Link Transit Pushes Wireless Charging Based On BYD Bus

- May 07, 2018-

Recently, overseas media reported that Link Transit from the United States has launched a new high-power wireless charging system and installed the system at the Columbia station in Wenatchee, Washington. Some of the charging systems are embedded in the road. Among them. The wireless charging system is provided by Momentum Dynamics and has a rated power of approximately 200 kW and a charging power of approximately 208 kW during operation.


Link Transit is a public bus operating company. BYD K9S is one of the five electric buses that it put into operation. The company has added a new wireless charging system to the model. It is understood that the company has invested 250,000 U.S. dollars in the renovation of the station's wireless charging system, and is considering whether to install the latest wireless charging devices in the other four electric buses.

Previously, BYD and Momentum Dynamics launched a 50kW wireless charging bus station in Maryland as a pilot project, but compared with the latest wireless charging system, the charging efficiency is only 25% of the new system. The charging power of 208 kW can achieve a power battery charge of 3.4 kWh per minute, and the charge rate is more than 60 times faster than the on-board charger of a household pure electric vehicle 3.3 kW. However, for a public bus, the 200kW charging power is not very fast.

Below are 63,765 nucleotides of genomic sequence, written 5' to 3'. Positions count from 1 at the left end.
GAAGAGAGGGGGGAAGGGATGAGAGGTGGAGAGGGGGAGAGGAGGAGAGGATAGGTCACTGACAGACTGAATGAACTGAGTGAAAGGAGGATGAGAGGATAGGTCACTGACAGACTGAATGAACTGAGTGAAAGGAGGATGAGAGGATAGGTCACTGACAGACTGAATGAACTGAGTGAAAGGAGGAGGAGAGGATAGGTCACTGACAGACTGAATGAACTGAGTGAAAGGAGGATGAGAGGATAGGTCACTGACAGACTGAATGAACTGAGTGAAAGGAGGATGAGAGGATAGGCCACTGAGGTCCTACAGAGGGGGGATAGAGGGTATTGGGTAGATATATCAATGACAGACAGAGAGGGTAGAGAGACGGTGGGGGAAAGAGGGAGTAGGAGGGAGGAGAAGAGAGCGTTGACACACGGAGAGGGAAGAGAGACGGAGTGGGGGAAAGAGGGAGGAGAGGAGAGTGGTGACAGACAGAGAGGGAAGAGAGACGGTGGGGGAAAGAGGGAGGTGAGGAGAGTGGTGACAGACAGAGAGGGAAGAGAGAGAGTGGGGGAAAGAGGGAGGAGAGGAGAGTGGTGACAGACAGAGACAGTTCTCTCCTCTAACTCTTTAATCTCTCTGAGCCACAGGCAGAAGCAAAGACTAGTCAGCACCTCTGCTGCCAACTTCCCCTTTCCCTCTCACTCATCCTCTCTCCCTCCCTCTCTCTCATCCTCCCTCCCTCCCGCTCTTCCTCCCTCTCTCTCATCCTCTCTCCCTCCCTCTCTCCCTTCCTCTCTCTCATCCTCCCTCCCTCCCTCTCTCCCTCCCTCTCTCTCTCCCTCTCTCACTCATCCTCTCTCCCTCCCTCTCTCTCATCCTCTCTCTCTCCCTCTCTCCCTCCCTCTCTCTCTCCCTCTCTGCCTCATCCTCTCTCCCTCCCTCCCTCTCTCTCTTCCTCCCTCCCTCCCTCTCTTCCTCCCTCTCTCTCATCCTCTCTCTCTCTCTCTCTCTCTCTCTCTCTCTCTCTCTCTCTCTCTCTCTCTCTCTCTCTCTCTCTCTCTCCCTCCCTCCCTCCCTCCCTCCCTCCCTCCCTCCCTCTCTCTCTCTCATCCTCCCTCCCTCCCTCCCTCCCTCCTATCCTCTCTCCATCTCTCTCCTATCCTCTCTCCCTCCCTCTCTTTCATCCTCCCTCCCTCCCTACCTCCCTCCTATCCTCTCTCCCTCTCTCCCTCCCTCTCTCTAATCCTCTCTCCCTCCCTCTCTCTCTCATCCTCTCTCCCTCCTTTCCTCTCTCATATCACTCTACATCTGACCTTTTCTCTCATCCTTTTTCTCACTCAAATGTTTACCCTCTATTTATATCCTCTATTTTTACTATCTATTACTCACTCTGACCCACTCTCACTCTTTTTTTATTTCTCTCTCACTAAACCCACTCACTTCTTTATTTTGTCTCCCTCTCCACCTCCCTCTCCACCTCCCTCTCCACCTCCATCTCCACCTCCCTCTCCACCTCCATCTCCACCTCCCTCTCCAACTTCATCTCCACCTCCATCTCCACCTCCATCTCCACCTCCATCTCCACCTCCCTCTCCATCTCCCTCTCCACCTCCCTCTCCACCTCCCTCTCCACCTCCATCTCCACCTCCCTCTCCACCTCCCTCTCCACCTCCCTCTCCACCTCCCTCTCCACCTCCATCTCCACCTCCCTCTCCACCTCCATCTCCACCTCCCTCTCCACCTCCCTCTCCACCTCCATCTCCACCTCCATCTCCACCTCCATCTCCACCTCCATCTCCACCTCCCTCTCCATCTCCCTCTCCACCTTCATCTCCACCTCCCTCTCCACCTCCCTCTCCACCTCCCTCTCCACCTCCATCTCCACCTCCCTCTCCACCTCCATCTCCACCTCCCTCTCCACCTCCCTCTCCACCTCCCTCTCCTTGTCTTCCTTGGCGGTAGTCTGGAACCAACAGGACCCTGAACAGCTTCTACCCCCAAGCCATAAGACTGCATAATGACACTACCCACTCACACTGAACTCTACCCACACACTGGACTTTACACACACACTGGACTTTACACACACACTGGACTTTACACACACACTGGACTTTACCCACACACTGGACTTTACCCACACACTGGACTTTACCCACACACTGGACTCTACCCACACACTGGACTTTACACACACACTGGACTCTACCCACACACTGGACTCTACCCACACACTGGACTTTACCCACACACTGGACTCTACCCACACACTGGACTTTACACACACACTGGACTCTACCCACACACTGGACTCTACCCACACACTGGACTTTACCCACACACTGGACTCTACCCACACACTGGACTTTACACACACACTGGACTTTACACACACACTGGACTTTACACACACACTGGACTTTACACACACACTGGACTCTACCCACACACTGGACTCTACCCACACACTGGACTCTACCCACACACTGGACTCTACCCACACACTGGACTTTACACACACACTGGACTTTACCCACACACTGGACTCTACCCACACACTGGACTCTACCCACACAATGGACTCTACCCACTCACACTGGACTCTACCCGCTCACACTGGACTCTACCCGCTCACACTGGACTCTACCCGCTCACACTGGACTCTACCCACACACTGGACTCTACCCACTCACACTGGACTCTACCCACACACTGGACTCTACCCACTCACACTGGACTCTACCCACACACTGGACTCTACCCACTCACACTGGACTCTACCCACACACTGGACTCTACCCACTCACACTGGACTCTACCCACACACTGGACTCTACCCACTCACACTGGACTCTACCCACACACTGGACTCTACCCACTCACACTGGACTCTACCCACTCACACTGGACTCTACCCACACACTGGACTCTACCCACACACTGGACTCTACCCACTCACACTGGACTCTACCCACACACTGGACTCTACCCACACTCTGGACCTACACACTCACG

The capacity of the wireless charging public bus plays a vital role, and it can quickly restore its endurance to meet the daily service needs. Link Transit uses electric buses in Wenatchee and East Wenatchee on bus lines operating from 7-15 miles (about 11-24 km), with a total range of 120-150 miles (about 192-240 kilometers) per day ). In order to compete with diesel-powered vehicles, pure electric buses must be able to guarantee full-day operation and have sufficient energy reserves. The advantages of zero-emissions electric buses are obvious, and fuel and maintenance costs are also much lower than those of fuel buses.